Rouben Mamoulian was the last surviving founder of the Directors Guild of America.
Mamoulian was born in Georgia and trained as an actor at Moscow Art Theatre. He relocated to England as an adult and directed his first English-language play in London in 1922. In 1923, he left for the United States to spend three years at Eastman Theatre in Rochester, N.Y. He became a director in residence at the Theatre Guild in New York in 1926 and directed the drama "Porgy" and the George Gershwin opera "Porgy and Bess" that grew from it.
Paramount founders Adolph Zukor and Jesse Lasky lured Mamoulian into the movies, and he directed his first feature, the early talkie "Applause," for Paramount in Astoria, N.Y., in 1929. He went on to direct the famous 1932 version of "Dr. Jekyll and Mr. Hyde," which brought Fredric March an Oscar, and the 1932 classic "Love Me Tonight," with Maurice Chevalier and Jeanette MacDonald.
His last film was the musical "Silk Stockings" in 1957 with Fred Astaire and Cyd Charisse.
Equally at home on the stage, Mamoulian's landmark musicals included "Oklahoma!" and "Carousel" in the 1940s. Later, he collaborated as a writer on several Broadway productions and in 1965 published "Hamlet Revised and Interpreted," a drama textbook.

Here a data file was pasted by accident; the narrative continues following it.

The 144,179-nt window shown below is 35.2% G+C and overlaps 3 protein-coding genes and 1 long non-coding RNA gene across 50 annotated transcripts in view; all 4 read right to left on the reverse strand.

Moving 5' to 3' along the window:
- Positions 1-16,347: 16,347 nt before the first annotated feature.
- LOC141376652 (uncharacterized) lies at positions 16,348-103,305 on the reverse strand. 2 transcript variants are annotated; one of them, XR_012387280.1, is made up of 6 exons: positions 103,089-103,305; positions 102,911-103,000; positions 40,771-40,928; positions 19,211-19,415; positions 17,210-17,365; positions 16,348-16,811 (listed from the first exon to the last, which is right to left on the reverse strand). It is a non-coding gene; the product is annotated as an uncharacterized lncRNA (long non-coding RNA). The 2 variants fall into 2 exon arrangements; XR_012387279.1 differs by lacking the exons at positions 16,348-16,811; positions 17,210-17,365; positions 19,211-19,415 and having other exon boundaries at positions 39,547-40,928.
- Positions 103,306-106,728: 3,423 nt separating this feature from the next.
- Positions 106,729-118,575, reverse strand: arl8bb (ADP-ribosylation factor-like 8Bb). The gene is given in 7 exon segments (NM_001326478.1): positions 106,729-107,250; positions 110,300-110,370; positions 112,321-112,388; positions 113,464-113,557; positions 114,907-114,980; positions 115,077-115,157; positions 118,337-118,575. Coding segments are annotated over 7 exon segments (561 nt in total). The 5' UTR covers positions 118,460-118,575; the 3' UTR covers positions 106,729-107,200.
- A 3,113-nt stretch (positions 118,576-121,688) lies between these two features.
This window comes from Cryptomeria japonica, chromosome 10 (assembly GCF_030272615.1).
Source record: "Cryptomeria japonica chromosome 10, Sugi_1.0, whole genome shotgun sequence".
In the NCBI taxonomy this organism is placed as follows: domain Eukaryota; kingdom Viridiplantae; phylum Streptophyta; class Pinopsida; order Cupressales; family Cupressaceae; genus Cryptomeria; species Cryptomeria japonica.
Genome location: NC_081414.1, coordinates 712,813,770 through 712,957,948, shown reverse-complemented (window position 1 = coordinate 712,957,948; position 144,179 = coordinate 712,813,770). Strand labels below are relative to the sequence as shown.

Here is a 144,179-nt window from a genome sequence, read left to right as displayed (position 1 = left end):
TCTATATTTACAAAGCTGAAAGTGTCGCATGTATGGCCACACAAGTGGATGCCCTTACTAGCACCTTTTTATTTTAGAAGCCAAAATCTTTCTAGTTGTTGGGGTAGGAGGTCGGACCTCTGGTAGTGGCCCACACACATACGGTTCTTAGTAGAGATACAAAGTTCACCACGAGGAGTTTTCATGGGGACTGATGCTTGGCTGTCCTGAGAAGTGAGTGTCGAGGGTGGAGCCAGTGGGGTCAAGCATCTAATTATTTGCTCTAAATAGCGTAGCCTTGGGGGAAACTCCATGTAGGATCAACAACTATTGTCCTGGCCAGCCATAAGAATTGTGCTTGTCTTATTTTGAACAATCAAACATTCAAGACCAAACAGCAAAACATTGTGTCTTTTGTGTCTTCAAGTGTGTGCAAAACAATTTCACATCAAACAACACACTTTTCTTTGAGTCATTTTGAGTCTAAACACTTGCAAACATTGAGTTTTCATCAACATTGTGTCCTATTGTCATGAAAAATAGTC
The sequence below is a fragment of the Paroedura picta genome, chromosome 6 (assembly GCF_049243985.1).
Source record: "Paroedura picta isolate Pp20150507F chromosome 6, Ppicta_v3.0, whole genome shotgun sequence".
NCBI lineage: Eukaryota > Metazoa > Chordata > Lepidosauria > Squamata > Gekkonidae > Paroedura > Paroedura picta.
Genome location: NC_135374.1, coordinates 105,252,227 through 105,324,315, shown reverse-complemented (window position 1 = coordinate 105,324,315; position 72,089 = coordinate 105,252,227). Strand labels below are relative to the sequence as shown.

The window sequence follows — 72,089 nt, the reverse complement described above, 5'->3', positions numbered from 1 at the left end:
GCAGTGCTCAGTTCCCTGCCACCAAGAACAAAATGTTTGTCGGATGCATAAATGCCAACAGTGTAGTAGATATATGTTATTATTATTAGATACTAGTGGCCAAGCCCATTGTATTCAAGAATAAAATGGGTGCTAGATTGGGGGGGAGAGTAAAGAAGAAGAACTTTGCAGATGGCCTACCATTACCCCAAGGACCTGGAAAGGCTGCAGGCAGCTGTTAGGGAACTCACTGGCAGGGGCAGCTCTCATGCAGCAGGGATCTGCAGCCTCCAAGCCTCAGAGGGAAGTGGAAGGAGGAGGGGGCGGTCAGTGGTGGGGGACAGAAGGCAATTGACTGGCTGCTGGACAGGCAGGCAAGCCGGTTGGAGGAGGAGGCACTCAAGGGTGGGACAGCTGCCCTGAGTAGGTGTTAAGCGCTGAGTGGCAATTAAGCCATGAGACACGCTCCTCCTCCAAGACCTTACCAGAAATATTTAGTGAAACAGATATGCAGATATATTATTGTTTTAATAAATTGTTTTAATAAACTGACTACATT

Many of his films introduced striking new images to moviegoers, such as a scene with Greta Garbo in "Queen Christina" in which she lovingly stroked inanimate objects, remembering a past love affair. In "Blood and Sand," starring Tyrone Power, many scenes echoed the style of painters Goya and El Greco.
His first film, "Applause," is credited with helping to reestablish film as a visual medium capable of extraordinary power.
He rejected the then-popular technique of enclosing cameras in soundproof booths — a practice that affected the texture and look of early sound films. Instead, he employed a camera that could be moved about freely.
Many critics believe his flair for invention was at its height in "Love Me Tonight," in which he interwove musical numbers by Rodgers and Hart with a classically witty script and off-camera sound tricks.
Mamoulian and 10 other directors, in a historic meeting at the home of King Vidor in 1936, organized what later became the Directors Guild of America.
The studios were resistant to the idea of creative protection for directors, so Mamoulian, Vidor and others individually wined and dined the top directors, eventually attracting more than 40 to their group.
They demanded official recognition from the producers association before the National Labor Relations Board and finally prevailed.